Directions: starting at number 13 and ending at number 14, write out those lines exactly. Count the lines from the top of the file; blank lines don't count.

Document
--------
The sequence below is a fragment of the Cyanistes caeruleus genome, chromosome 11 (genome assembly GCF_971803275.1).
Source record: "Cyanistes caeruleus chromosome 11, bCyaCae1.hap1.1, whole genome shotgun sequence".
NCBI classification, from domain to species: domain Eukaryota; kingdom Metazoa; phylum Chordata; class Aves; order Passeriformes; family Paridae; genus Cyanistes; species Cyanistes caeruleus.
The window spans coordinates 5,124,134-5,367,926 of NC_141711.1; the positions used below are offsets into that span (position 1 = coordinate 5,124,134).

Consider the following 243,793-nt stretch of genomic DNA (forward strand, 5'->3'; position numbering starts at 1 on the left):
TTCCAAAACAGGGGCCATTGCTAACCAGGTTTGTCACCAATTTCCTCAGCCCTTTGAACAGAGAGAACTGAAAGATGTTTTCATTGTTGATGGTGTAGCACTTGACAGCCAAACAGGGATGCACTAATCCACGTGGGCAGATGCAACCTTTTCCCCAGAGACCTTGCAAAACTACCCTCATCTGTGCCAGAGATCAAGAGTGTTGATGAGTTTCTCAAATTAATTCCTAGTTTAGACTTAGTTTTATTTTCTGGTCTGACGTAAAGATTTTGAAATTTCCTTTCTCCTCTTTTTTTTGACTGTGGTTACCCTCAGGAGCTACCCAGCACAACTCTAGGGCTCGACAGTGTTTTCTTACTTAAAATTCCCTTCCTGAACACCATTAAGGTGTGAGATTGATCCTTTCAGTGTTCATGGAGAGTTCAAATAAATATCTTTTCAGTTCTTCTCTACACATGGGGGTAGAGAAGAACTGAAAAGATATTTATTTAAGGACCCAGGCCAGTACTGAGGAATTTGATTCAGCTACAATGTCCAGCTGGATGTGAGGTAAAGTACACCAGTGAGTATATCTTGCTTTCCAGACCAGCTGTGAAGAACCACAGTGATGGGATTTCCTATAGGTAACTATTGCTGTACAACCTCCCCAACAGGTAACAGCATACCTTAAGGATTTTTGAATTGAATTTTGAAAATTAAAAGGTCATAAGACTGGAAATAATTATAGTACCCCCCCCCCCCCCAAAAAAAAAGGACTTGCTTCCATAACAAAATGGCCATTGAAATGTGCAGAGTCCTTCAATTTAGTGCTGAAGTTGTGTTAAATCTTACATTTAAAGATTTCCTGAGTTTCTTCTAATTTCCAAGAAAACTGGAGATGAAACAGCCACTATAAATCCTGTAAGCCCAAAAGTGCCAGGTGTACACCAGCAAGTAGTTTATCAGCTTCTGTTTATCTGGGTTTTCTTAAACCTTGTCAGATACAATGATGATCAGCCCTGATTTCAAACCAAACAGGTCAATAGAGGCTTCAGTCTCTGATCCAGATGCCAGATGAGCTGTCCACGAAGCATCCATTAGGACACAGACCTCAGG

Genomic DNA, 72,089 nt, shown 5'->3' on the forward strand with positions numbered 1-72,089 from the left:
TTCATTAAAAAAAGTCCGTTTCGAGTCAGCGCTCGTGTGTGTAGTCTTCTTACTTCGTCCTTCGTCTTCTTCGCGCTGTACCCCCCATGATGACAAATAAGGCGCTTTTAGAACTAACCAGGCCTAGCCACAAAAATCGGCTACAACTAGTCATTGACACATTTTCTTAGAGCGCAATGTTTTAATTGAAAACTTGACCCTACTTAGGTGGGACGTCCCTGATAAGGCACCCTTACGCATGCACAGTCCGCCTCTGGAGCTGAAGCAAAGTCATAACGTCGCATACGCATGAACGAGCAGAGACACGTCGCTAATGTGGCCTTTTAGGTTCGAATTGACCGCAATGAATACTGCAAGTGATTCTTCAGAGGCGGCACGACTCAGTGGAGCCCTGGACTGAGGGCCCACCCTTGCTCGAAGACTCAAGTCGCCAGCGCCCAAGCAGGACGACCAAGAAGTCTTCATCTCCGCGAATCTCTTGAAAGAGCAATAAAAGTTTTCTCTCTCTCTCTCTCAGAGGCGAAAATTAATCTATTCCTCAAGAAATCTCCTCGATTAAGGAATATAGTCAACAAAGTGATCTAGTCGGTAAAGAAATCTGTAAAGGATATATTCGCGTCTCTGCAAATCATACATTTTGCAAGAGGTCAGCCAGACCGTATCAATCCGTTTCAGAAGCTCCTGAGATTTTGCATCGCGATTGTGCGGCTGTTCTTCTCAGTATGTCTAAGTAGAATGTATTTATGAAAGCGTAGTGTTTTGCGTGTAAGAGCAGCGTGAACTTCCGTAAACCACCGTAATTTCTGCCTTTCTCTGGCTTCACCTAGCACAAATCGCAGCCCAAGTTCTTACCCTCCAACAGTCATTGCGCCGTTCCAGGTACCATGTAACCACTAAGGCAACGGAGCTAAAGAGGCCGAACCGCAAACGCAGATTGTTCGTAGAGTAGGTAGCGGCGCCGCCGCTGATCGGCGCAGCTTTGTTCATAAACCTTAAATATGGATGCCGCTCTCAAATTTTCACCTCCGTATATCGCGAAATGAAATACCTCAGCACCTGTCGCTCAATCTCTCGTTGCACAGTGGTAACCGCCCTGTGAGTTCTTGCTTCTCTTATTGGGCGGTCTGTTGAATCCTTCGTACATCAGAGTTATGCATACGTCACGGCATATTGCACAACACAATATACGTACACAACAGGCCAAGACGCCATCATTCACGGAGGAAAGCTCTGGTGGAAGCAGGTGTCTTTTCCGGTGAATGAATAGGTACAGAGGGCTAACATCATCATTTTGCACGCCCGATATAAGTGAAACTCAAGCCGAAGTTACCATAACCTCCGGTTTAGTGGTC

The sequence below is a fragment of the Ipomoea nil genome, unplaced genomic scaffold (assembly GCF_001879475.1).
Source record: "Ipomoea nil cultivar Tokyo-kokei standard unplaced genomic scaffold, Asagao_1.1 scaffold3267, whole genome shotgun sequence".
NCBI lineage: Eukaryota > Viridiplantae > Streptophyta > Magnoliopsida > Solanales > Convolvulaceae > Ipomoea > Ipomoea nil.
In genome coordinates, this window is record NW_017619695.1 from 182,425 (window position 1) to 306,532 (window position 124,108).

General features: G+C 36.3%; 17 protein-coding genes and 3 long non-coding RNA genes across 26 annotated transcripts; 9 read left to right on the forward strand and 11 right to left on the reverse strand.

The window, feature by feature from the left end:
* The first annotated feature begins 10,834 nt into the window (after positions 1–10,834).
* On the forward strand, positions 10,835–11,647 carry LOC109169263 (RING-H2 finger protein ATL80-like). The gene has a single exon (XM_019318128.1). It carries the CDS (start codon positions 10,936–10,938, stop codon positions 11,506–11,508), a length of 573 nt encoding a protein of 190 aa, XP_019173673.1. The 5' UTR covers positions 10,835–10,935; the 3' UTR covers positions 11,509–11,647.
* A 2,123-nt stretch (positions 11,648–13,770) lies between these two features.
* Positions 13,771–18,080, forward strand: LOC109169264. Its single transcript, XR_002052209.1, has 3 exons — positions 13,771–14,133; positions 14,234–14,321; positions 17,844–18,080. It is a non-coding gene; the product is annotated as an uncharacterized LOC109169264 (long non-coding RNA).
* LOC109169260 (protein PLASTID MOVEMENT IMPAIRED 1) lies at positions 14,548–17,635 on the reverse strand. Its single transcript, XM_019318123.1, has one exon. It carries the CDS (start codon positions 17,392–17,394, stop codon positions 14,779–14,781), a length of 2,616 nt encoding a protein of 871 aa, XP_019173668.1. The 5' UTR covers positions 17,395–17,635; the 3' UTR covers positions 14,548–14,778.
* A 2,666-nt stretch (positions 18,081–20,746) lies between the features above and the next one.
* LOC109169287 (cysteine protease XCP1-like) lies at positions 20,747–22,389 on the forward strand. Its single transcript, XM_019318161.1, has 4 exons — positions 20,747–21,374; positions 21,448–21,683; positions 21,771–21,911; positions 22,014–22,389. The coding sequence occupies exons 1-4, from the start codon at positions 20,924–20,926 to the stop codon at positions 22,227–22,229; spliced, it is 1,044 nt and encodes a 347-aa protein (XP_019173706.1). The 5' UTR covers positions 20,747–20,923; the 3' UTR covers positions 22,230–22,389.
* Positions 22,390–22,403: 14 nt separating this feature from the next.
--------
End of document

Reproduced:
General features: G+C 36.3%; 17 protein-coding genes and 3 long non-coding RNA genes across 26 annotated transcripts; 9 read left to right on the forward strand and 11 right to left on the reverse strand.

The window, feature by feature from the left end: